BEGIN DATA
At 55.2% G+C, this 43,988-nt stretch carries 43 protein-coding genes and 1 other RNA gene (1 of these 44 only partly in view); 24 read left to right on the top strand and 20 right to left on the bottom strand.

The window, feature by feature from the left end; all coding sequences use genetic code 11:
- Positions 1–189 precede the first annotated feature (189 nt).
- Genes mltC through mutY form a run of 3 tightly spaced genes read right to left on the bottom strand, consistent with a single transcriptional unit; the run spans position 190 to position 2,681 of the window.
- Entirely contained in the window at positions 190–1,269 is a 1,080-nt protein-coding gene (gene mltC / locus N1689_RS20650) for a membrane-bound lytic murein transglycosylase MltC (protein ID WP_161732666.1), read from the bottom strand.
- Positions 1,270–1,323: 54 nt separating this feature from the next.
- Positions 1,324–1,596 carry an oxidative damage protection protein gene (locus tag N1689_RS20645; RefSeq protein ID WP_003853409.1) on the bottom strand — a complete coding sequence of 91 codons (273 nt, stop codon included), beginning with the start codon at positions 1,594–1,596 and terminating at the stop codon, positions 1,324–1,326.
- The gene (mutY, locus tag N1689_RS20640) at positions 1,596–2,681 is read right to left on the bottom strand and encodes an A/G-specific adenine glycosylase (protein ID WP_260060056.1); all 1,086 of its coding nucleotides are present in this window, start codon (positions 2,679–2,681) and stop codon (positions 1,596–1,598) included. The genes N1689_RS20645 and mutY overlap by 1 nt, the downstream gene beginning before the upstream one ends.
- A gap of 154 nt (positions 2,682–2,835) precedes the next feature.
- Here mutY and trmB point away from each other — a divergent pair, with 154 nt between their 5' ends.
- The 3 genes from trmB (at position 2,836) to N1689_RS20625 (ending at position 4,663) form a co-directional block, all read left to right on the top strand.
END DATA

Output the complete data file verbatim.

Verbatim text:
At 55.2% G+C, this 43,988-nt stretch carries 43 protein-coding genes and 1 other RNA gene (1 of these 44 only partly in view); 24 read left to right on the top strand and 20 right to left on the bottom strand.

The window, feature by feature from the left end; all coding sequences use genetic code 11:
- Positions 1–189 precede the first annotated feature (189 nt).
- Genes mltC through mutY form a run of 3 tightly spaced genes read right to left on the bottom strand, consistent with a single transcriptional unit; the run spans position 190 to position 2,681 of the window.
- Entirely contained in the window at positions 190–1,269 is a 1,080-nt protein-coding gene (gene mltC / locus N1689_RS20650) for a membrane-bound lytic murein transglycosylase MltC (protein ID WP_161732666.1), read from the bottom strand.
- Positions 1,270–1,323: 54 nt separating this feature from the next.
- Positions 1,324–1,596 carry an oxidative damage protection protein gene (locus tag N1689_RS20645; RefSeq protein ID WP_003853409.1) on the bottom strand — a complete coding sequence of 91 codons (273 nt, stop codon included), beginning with the start codon at positions 1,594–1,596 and terminating at the stop codon, positions 1,324–1,326.
- The gene (mutY, locus tag N1689_RS20640) at positions 1,596–2,681 is read right to left on the bottom strand and encodes an A/G-specific adenine glycosylase (protein ID WP_260060056.1); all 1,086 of its coding nucleotides are present in this window, start codon (positions 2,679–2,681) and stop codon (positions 1,596–1,598) included. The genes N1689_RS20645 and mutY overlap by 1 nt, the downstream gene beginning before the upstream one ends.
- A gap of 154 nt (positions 2,682–2,835) precedes the next feature.
- Here mutY and trmB point away from each other — a divergent pair, with 154 nt between their 5' ends.
- The 3 genes from trmB (at position 2,836) to N1689_RS20625 (ending at position 4,663) form a co-directional block, all read left to right on the top strand.